Psychiatry is an integral part of medicine; G. Gabbard declared since 1999 that it represents a unique niche among other medical specialties involving the biological and the psychosocial, both in the diagnostic process, as well as in the therapeutic one (4). This specialty always remains interesting, even attractive, through the mind--brain connection itself that apparently continues to be in the centre of its preoccupations. In this context, the discussions that were created around developing the two diagnostic textbooks, DSM (Diagnostic and Statistical Manual) and ICD (International Classification of Diseases) play an important role in what psychiatry represents among other medical specialties.
Research in psychiatry globalizes, the increase in the number of international clinical studies will also determine the better harmonisation, in the future, of the two classification systems. Beyond the operationalisation of the classification systems in psychiatry and the conceptualization of mental disorders, there still are subjects of great importance, such as psychopathology that will return in the spotlight. But apart from the new guidelines in neuroscience research, there is an acute necessity in terms of improving mental healthcare and foremost the realization of an integrative type of treatment. In this context, national and international psychiatry societies will play an important role, through creating a better connectivity between research and treating the body and the mind, which will represent the central element of this century's psychiatry (5).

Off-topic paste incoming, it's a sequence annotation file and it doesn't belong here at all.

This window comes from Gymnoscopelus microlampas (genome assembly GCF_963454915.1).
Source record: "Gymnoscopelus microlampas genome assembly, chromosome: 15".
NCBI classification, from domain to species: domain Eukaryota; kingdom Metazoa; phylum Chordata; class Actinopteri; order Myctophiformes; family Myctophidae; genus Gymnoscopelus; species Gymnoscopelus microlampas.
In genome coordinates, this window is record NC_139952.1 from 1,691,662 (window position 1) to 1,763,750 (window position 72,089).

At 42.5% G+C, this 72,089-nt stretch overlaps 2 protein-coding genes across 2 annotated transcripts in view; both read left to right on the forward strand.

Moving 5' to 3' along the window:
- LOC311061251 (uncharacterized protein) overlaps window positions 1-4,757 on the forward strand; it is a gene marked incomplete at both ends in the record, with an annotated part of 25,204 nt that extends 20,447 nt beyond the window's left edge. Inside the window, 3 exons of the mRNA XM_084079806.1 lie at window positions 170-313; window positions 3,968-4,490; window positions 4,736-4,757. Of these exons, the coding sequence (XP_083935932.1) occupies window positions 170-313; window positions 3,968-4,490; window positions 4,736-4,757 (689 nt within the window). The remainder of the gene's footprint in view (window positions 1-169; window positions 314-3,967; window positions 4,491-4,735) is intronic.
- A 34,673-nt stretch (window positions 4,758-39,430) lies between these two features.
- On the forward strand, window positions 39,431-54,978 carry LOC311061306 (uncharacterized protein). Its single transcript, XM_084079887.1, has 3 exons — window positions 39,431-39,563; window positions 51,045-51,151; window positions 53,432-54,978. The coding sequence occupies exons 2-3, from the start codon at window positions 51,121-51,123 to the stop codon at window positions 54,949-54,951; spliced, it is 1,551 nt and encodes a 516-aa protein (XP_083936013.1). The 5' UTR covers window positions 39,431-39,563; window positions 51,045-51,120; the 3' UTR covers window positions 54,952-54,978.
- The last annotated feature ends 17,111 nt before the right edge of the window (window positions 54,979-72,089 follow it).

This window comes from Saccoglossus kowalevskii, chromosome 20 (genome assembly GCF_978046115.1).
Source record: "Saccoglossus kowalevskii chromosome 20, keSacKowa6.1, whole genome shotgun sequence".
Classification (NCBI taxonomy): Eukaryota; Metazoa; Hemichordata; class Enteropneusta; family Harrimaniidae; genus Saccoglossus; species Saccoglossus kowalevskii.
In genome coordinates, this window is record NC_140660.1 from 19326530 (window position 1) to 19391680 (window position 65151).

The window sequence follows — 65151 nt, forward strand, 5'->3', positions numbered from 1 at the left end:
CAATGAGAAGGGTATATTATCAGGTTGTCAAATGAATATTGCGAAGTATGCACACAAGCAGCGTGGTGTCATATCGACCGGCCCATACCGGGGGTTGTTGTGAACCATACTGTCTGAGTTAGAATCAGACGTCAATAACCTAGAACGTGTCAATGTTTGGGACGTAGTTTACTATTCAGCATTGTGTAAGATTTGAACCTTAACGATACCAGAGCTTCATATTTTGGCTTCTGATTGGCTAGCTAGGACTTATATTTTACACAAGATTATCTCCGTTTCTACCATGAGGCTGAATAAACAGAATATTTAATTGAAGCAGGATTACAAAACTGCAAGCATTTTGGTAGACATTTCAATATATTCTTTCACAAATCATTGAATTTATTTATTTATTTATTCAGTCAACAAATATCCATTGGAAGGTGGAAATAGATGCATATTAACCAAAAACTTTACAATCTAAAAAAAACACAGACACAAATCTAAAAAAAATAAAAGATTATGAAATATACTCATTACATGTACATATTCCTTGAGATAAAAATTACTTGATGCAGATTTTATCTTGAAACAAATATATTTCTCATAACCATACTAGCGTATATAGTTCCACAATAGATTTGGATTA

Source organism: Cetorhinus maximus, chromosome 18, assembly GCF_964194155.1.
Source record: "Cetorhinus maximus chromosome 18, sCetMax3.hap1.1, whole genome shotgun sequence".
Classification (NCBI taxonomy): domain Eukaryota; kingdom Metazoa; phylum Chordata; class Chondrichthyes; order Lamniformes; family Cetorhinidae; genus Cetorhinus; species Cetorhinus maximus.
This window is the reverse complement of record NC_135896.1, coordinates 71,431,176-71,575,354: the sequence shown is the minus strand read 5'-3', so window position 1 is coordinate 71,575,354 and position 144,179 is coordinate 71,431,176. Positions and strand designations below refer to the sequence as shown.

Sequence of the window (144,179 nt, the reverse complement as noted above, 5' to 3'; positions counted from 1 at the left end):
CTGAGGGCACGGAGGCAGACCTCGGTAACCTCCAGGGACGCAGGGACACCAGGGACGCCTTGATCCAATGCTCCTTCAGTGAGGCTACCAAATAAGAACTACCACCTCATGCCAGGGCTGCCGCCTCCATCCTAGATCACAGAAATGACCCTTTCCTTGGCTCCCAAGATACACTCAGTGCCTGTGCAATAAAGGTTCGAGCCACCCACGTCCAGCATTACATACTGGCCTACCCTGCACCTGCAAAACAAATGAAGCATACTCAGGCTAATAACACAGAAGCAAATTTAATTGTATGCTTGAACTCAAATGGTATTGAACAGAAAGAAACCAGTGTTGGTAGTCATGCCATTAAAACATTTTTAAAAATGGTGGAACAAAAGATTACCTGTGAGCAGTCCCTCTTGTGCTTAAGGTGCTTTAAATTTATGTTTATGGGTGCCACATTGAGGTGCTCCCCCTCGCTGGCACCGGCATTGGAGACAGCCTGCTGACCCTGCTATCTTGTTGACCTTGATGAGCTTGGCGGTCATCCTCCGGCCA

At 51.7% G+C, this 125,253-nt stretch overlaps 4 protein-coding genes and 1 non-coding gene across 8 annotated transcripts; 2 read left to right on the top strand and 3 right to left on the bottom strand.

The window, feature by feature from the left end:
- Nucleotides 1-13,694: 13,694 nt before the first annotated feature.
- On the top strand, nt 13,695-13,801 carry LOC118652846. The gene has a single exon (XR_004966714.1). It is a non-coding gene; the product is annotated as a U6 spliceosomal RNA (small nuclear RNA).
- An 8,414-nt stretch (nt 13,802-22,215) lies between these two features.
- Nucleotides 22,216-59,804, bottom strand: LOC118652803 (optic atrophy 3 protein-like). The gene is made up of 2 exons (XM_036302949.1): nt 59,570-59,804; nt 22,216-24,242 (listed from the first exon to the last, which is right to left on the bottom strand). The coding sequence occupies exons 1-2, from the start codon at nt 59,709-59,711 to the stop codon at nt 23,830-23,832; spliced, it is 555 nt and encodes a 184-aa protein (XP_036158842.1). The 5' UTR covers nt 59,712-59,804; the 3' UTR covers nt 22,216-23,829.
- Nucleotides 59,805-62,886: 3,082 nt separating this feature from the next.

Contemporary psychiatric assistance also implies human rights aspects, the use of alternative or complementary therapeutic methods, such as developing communitarian assistance or assuring specific legislation. Many of these issues are not found in other medical specialties, like the one regarding the protection of patients with mental disorders. Current psychiatric taxonomy also aims at a pragmatic approach, especially social level, but also economically, legally, and politically. The new taxonomy will meet both the demands of fundamental research and statistical study.
In conclusion, we find that psychiatry is currently on a new path, which aims towards integration into 21th century medicine.
(1.) Dauwalder, J. P., Systemes dynamiques complexes et avenir de la psychiatrie. Confrontations Psychiatriques, Epistemologie et Psychiatrie, 1996, 265-80
(2.) Dilts, S. L. Jr., Models of the Mind. A framework for biopsychosocial psychiatry, Brunner-Routledge, Philadelphia, 2001
(3.) Mechanic, D., Social science in relation to psychiatry, in The Scientific Foundation of Psychiatry, Cambridge University Press, Cambridge, 1985
(4.) Gabbard, G., The psychiatrist as psychotherapist, in: Weissman, S., Sabshin, M., Eist, H. (editors), Psychiatry in the new millennium, American Psychiatric Press, Washington, 1999, 163-17
(5.) Maj, M., The WPA Action Plan is in progress, World Psychiatry, 2009; 8:65-66
Alexandra BOLOS--M. D., Ph. D., Senior Psychiatrist, Lecturer, Department of Psychiatry, "Gr. T. Popa" University of Medicine and Pharmacy Iasi, Romania
M. D., Ph. D., Senior Psychiatrist, Lecturer
"SOCOLA" INSTITUTE OF PSYCHIATRY
No. 36 Sos. Bucium, zip code 700282, Iasi, Romania
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|Publication:||Bulletin of Integrative Psychiatry|
|Date:||Mar 1, 2016|